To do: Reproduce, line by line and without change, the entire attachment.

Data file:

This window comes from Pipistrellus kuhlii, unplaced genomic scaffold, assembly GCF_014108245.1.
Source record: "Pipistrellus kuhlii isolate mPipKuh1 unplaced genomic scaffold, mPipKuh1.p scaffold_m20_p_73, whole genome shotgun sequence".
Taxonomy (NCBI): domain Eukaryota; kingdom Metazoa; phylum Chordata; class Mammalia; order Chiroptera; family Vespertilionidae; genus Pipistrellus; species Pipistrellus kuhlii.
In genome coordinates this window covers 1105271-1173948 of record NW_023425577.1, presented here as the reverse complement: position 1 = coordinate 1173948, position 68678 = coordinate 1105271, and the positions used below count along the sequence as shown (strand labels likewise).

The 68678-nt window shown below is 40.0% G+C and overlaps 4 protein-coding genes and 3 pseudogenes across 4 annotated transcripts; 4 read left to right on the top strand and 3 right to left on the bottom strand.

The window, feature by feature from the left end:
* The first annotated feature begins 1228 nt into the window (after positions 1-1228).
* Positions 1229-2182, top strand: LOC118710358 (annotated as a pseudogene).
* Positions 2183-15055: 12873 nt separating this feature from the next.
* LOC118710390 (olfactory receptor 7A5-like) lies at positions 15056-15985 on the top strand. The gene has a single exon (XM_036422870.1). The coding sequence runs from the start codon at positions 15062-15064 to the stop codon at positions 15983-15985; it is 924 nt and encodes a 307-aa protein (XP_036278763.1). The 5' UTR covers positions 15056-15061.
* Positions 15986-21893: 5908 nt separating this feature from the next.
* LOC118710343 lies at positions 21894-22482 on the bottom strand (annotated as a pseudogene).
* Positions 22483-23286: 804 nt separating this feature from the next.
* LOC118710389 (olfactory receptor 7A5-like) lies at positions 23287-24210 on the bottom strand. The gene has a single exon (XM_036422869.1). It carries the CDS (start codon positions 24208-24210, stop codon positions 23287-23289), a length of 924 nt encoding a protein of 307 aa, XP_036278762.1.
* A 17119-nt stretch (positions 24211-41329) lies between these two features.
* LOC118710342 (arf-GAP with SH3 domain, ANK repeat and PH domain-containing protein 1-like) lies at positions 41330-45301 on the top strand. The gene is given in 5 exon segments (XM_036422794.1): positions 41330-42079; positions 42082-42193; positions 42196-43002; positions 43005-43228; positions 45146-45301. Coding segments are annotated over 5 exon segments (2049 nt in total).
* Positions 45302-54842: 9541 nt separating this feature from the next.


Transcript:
This window comes from Pipistrellus kuhlii, unplaced genomic scaffold, assembly GCF_014108245.1.
Source record: "Pipistrellus kuhlii isolate mPipKuh1 unplaced genomic scaffold, mPipKuh1.p scaffold_m20_p_73, whole genome shotgun sequence".
Taxonomy (NCBI): domain Eukaryota; kingdom Metazoa; phylum Chordata; class Mammalia; order Chiroptera; family Vespertilionidae; genus Pipistrellus; species Pipistrellus kuhlii.
In genome coordinates this window covers 1105271-1173948 of record NW_023425577.1, presented here as the reverse complement: position 1 = coordinate 1173948, position 68678 = coordinate 1105271, and the positions used below count along the sequence as shown (strand labels likewise).

The 68678-nt window shown below is 40.0% G+C and overlaps 4 protein-coding genes and 3 pseudogenes across 4 annotated transcripts; 4 read left to right on the top strand and 3 right to left on the bottom strand.

The window, feature by feature from the left end:
* The first annotated feature begins 1228 nt into the window (after positions 1-1228).
* Positions 1229-2182, top strand: LOC118710358 (annotated as a pseudogene).
* Positions 2183-15055: 12873 nt separating this feature from the next.
* LOC118710390 (olfactory receptor 7A5-like) lies at positions 15056-15985 on the top strand. The gene has a single exon (XM_036422870.1). The coding sequence runs from the start codon at positions 15062-15064 to the stop codon at positions 15983-15985; it is 924 nt and encodes a 307-aa protein (XP_036278763.1). The 5' UTR covers positions 15056-15061.
* Positions 15986-21893: 5908 nt separating this feature from the next.
* LOC118710343 lies at positions 21894-22482 on the bottom strand (annotated as a pseudogene).
* Positions 22483-23286: 804 nt separating this feature from the next.
* LOC118710389 (olfactory receptor 7A5-like) lies at positions 23287-24210 on the bottom strand. The gene has a single exon (XM_036422869.1). It carries the CDS (start codon positions 24208-24210, stop codon positions 23287-23289), a length of 924 nt encoding a protein of 307 aa, XP_036278762.1.
* A 17119-nt stretch (positions 24211-41329) lies between these two features.
* LOC118710342 (arf-GAP with SH3 domain, ANK repeat and PH domain-containing protein 1-like) lies at positions 41330-45301 on the top strand. The gene is given in 5 exon segments (XM_036422794.1): positions 41330-42079; positions 42082-42193; positions 42196-43002; positions 43005-43228; positions 45146-45301. Coding segments are annotated over 5 exon segments (2049 nt in total).
* Positions 45302-54842: 9541 nt separating this feature from the next.